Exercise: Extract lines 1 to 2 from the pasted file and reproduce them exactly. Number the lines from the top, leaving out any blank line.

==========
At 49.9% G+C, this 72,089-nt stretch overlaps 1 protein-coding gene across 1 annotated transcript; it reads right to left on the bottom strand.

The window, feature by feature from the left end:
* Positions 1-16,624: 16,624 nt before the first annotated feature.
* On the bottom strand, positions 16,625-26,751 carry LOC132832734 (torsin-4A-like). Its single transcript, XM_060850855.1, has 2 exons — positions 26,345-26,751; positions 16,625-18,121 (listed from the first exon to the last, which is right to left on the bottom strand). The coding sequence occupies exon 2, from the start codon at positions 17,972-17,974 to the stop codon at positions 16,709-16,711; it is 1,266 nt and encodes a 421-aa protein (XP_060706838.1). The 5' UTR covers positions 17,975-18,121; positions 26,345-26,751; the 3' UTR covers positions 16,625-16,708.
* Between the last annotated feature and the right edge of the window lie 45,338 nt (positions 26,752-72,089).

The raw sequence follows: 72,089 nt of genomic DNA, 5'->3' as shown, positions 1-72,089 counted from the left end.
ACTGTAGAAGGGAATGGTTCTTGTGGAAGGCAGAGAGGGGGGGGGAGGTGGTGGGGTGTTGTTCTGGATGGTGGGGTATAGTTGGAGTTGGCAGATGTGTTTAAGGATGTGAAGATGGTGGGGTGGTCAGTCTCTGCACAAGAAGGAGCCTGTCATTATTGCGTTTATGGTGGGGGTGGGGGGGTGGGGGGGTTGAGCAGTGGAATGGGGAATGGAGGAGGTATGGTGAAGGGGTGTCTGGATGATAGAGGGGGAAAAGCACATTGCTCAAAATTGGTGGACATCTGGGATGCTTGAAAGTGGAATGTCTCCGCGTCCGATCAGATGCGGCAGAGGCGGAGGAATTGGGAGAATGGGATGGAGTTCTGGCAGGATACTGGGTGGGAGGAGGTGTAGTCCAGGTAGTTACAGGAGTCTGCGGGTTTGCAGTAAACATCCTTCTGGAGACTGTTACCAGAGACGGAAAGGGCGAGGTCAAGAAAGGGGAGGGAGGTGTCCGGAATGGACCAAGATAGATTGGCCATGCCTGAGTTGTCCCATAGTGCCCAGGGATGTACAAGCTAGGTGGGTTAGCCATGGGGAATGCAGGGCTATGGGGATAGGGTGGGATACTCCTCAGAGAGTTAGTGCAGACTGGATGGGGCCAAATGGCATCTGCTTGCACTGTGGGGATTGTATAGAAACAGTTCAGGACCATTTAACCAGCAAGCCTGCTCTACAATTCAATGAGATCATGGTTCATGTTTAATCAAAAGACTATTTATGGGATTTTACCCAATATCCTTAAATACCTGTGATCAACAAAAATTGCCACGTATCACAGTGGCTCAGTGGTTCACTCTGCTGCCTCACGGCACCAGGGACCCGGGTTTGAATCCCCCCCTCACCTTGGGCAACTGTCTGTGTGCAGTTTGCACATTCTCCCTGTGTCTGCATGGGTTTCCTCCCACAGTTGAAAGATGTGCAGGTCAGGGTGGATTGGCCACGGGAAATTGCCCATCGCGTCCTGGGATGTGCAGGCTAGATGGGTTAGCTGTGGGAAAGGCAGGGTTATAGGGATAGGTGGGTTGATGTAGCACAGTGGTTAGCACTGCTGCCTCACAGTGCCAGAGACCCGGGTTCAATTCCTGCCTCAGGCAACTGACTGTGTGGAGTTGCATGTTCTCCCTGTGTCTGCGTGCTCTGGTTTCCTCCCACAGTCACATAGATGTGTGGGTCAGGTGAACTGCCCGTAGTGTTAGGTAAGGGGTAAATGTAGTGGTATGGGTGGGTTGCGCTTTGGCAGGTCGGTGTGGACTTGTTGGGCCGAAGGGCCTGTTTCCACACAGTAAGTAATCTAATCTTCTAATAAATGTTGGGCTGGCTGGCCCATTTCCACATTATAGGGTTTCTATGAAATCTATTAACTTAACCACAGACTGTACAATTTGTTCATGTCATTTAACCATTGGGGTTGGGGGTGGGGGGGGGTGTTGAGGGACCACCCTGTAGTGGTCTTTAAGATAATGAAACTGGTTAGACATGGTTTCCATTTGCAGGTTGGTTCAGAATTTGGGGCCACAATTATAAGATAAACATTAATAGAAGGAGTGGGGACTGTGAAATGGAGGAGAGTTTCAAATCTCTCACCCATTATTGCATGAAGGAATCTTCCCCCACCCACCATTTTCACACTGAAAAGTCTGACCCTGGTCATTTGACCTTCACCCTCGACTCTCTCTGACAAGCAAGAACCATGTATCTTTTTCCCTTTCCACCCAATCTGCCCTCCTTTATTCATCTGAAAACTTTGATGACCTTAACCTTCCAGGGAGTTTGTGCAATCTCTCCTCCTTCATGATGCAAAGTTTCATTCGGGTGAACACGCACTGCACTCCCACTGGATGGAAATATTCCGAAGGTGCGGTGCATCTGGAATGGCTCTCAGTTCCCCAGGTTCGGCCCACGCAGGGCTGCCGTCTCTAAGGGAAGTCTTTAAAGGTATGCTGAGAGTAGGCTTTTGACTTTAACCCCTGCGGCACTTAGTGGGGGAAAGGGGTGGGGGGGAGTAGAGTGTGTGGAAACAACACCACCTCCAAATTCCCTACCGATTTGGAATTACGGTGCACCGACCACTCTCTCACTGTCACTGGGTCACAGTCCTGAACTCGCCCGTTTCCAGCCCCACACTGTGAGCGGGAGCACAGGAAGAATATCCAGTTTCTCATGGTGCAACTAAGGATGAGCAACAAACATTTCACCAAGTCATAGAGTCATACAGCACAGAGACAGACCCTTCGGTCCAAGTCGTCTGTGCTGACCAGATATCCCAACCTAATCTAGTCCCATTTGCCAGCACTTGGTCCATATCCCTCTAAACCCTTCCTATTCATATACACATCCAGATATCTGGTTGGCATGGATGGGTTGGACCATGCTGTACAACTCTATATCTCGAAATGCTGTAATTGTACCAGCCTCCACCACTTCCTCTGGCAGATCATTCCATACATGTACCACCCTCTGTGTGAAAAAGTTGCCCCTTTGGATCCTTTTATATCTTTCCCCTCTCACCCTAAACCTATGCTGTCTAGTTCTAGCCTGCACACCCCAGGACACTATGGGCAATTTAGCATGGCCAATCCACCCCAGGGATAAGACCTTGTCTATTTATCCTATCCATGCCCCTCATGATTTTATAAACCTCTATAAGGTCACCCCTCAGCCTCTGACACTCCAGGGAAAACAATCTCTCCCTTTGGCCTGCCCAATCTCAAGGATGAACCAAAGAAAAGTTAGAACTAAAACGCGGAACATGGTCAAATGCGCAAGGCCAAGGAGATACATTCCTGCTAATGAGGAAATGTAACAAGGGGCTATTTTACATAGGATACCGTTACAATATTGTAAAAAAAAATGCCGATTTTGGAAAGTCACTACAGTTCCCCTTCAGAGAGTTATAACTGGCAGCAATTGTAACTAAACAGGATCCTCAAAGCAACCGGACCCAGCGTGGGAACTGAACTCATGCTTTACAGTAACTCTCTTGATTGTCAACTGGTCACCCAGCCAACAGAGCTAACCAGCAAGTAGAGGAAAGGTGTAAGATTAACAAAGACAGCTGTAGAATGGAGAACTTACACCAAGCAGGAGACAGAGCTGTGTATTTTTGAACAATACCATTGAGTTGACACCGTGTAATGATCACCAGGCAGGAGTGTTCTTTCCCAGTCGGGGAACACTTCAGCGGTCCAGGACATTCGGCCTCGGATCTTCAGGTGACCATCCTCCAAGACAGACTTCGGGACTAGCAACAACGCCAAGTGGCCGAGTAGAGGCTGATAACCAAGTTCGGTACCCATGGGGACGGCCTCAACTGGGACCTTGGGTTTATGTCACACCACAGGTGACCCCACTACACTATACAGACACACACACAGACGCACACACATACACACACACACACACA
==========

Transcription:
At 49.9% G+C, this 72,089-nt stretch overlaps 1 protein-coding gene across 1 annotated transcript; it reads right to left on the bottom strand.

The window, feature by feature from the left end: